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National Christmas Tree toppled by strong winds near White House

The tree went down a little more than 48 hours before the annual lighting ceremony, the National Park Service said. Winds at the time were forecast to blow up to 20 mph, according to the National Weather Service.

Gusty winds knocked over the National Christmas Tree in Washington D.C. on Tuesday afternoon, according to The Washington Post.

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The tree went down a little more than 48 hours before the annual lighting ceremony, the National Park Service said. Winds at the time were forecast to blow up to 20 mph, according to the National Weather Service.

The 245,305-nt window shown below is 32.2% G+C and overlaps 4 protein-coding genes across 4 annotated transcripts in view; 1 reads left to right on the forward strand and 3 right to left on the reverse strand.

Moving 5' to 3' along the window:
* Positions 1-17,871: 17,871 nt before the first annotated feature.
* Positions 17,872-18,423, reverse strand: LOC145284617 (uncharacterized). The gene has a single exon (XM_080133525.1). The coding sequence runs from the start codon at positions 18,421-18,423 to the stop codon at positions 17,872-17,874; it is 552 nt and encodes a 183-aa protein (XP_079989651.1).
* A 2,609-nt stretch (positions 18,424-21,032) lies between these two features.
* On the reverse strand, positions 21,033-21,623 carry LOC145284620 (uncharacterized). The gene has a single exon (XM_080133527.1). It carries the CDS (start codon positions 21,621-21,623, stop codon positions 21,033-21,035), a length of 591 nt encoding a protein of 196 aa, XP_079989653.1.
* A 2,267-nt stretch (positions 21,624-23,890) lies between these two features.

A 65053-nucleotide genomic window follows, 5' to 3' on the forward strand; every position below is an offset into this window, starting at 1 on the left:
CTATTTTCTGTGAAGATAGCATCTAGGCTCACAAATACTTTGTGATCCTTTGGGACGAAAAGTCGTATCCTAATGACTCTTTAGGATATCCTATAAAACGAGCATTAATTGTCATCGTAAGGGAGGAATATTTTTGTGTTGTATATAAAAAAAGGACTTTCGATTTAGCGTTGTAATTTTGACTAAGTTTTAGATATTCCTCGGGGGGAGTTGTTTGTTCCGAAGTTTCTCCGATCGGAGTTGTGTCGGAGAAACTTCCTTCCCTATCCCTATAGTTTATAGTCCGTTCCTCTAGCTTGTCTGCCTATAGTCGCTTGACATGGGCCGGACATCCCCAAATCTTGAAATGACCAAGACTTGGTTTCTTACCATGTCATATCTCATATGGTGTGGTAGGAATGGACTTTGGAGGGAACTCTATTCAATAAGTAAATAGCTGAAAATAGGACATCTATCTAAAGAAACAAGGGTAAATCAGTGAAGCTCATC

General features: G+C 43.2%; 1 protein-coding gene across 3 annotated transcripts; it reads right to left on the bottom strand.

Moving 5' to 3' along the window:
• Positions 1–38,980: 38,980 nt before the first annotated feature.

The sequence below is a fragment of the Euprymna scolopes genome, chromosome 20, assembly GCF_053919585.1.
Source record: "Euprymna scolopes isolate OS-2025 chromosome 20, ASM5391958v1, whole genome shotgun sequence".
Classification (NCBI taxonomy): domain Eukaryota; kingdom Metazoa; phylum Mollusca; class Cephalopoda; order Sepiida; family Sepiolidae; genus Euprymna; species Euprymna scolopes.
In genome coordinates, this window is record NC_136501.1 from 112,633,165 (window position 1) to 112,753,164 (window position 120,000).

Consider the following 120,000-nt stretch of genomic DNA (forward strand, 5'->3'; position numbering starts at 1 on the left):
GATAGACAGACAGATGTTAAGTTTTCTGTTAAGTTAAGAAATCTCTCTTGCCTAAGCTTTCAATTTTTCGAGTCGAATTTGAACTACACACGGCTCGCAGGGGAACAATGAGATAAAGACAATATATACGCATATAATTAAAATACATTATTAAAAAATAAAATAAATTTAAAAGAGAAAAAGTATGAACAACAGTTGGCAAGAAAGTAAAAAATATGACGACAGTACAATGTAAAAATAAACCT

“As the saying goes, ‘the show must go on’ and the NPS and our event partners are looking at all possibilities to ensure a successful event this year,” the park service said after the tree toppled over.

According to WUSA, a crane was moved into place Tuesday afternoon to try and lift the already-decorated tree. By 6 p.m., the tree was upright again.

The tree that was knocked over was a replacement of the original National Christmas Tree. The first tree developed a fungal disease and had to be replaced.

The current tree is a 40-foot Norway spruce from Monongahela National Forest in West Virginia.

The National Christmas Tree Lighting Ceremony tradition began on Christmas Eve in 1923.